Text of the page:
What is PCOS?
One of the most major health concerns for women today is PCOS, or polycystic ovarian syndrome. This hormonal disorder is characterized by a failure of the ovaries to regularly release eggs, and the production of small collections of fluids, called follicles in them.
PCOS is a very common disease in the world today, impacting one in ten women of reproductive age. While its exact causes are not known, it has a range of symptoms that can help in early detection, which include irregular periods, sudden weight gain, and severe acne and hair growth prompted by excess presence of the male hormone androgen in the body.
PCOS can cause a host of problems, including painful and irregular menstrual cycle, infertility, complications in pregnancies, and mood problems such as depression and anxiety.
PCOS and Diabetes – An Unfortunate Link
As stated above, the exact causes of PCOS are not very well known. However, research has hypothesized that one possible cause of this hormonal problem can be excess insulin production by the body.
Insulin is a hormone produced by the pancreas, and helps the body in using sugar (glucose) from our food to provide energy. A body may be forced to produce more insulin to keep the blood sugar level in check if its cells become less responsive to this hormone, thereby increasing the overall level of insulin in the body. And this insulin overproduction can in turn trigger the production of the male hormone androgen (which is also present in the female body in some amount), thereby causing difficulty with ovulation.
Thus, there is a suggestion that PCOS may be associated with improper levels of insulin in the body. However, there is also another major health condition where insulin plays a role – diabetes.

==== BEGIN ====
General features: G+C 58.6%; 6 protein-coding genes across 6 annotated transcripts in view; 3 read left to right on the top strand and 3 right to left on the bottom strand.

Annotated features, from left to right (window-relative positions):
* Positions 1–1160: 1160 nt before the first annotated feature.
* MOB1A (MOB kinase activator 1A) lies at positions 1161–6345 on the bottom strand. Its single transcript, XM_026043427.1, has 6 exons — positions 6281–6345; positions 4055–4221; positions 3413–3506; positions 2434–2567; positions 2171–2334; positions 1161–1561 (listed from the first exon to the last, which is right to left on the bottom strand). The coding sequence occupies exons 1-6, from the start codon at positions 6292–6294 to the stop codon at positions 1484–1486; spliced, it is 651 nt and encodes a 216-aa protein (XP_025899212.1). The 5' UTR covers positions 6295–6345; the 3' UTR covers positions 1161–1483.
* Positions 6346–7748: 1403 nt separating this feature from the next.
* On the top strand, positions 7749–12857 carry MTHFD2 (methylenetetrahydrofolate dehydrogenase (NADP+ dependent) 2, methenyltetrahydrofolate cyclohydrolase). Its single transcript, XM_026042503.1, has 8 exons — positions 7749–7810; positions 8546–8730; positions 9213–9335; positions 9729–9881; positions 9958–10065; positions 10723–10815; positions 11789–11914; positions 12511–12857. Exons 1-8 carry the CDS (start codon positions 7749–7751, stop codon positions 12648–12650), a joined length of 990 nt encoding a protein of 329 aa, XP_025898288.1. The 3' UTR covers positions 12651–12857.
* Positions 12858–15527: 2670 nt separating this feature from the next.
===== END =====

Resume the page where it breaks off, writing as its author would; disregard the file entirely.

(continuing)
The insulin process described above – the resistance of cells to insulin activity and the subsequent overproduction of the hormone – also takes place in the condition of Type 2 diabetes. Indeed, the vulnerability towards diabetes is particularly marked in women with PCOS, with some studies suggesting that women with PCOS are four times more likely to develop type 2 diabetes as compared to healthy women. Another study indicated that women with PCOS also get diagnosed for the disease four years prior to healthier women.
Not A Lost Battle
PCOS can itself be a very challenging problem. It takes a toll on the mind and body, and often puts a question mark on the issue of family planning. Adding diabetes to the risk makes the situation even more complicated. However, while neither disease has any cure as of now, it does not mean that they have to spell an end to a happy, productive life.
Women with both these conditions, or who are at the risk of developing either or both conditions, can maintain great health with the right support and some sacrifices. Here are some major ways to help you beat these problems –
- Early Detection is Key – In both PCOS and diabetes, any early detection can mean that you have a longer time to engage in preventive and mitigative strategies. PCOS indicates strong family and genetic history, so if some loved one in your family has PCOS, do undergo regular checkups to keep tabs on your health.
- Seek Medical Aid – Unfortunately, women’s sexual and reproductive health continues to be neglected. Many women are often told to ignore their discomfort or pains during menstruation, which is considered normal. But you are the best judge of your body. Do not hesitate to seek a medical opinion if you feel something is off or wrong.
- A Good Diet – A healthy, balanced diet can help in keeping diabetes in check or prevent its onset. It also helps in managing obesity, a major symptom and effect of PCOS which can bring its own set of health problems. Stay away from processed food high in sugars, and lean more towards whole grains, vegetables and fruits, and healthy fats.
- Exercise – Regular workouts also help in reducing weight, and also helps cells in becoming more sensitive to insulin. Exercise also helps the body burn off excess sugar. Practices such as yoga often have specific asanas to target weight, blood sugar levels, and menstrual discomfort, which can be very helpful for women.
PCOS can be a difficult diagnosis, given its broad impact on your health and the increased risk to Type 2 diabetes that it brings. But with the right support, medical health, and lifestyle practices, you can not only regain your health, but thrive in all areas of your life without compromising your wellbeing.